Warming to the conditions
  |  First Published: October 2012

The land is heating up and so is the water, especially in the rivers and lakes, so for the best fishing, find the warmth. Here are a few ways you can do this.

The most obvious way is to keep an eye on the water temperature reading on your sounder. The Bega River is a fairly long system so travelling upstream, you can monitor the changes in the temp on your sounder and select the warmer water where the fish are likely to be.

If you don’t have a sounder, stop regularly and put your hand in the water; you will feel the difference.

When you find a warm change, start looking for fish, especially bream in shallow water over gravel. These fish are often attracted by shrimps, prawns or baitfish that also seek out the warmth.

There are good numbers of black bream in the Bega River and once you’vbe found them, several fish can be captured out of a school on bait or lures.

These fish may move due to a tide change bringing cooler water, so it then becomes necessary to follow the warm water.

You can also see a colour change, with the murky water often warmer, so a good rule of thumb is to start upstream and following it with a receding tide.

There are many other species also warming to the conditions.

Flathead especially like the warm shallows, as do whiting, tailor, mullet, luderick and estuary perch.

Further inland, the sweetwater of the Bega River is also heating up, producing some excellent bass. Some of these fish have been over 50cm and many have been 40cm-plus.

All you need is some deep water with plenty of structure. Most of the other rivers or lakes are producing similar results so there is some good angling available.


Things are hotting up for the reef anglers with tiger flathead dominating some excellent bags. From 30m out is where you will find them, with larger fish from greater depths.

The shallower water will produce sand flatties and some gummy or small whaler sharks.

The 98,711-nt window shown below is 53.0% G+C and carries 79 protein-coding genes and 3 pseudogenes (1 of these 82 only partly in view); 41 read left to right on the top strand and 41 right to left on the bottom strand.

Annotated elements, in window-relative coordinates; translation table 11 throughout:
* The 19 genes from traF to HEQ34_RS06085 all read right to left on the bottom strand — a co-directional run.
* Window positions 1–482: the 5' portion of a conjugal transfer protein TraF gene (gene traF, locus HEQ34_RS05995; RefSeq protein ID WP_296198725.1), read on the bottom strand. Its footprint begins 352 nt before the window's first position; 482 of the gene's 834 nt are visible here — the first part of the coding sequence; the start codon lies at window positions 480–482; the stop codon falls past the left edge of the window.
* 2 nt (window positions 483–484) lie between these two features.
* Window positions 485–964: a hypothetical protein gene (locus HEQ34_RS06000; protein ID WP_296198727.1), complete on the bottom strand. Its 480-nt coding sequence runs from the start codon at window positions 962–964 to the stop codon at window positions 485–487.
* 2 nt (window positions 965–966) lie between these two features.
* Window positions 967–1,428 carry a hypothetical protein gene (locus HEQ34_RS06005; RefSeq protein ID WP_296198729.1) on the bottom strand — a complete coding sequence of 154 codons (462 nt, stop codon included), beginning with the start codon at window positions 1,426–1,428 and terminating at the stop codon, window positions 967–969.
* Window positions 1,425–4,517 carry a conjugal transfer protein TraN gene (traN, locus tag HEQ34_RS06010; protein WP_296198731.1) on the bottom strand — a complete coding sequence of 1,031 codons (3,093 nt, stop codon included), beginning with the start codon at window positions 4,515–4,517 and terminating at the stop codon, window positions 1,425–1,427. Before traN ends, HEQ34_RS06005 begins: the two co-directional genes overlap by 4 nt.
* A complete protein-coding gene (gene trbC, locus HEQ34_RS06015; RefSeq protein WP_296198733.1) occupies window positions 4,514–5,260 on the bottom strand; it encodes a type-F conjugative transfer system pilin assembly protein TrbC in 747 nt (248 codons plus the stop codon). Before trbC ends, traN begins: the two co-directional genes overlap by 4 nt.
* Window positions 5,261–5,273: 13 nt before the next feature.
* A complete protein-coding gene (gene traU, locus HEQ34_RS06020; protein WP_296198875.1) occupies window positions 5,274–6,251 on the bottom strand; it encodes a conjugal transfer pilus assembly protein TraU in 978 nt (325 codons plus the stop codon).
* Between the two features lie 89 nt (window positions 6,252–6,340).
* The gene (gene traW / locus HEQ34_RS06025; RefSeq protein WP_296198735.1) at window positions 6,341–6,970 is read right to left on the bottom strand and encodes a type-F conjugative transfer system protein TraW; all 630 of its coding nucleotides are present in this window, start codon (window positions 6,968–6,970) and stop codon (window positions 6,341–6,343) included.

On the reefs you can expect the usual array of snapper, morwong, jackets and ocean perch, while out in the canyons species like hapuku, blue-eye trevalla, ling, perch, alfonsin and gemfish are becoming popular as anglers acquire the electric reels to target them.

Out wide, keep an eye out for striped, yellowfin, albacore and the odd bluefin tuna.

Tathra Wharf is always popular over the holidays with plenty of silver trevally providing great sport for young and old. Yellowtail, slimy mackerel and garfish are also there with the bonus of some great calamari.

Salmon and tailor provide fun not on the wharf, the rocks and beaches.

Fishing the beaches at night is definitely worth a try for gummy sharks, small whalers and the odd jewfish on fresh fish strips or squid.


Brogo Dam’s bass are becoming more active but you still have to pick your times up there. A warm days leading into a balmy evening is best.

Some great surface activity may occur on dark as fish smash lures all the way to the boat.

The annual Brogo Bass Bash, hosted by the Far South Coast Bass Stocking Association, will be on the weekend of December 1 and 2, email --e-mail address hidden-- or phone 0427 934 688 or 0427 934 857 for an entry form.

This is now an open invitation event and all proceeds go to the stocking program for the dam.

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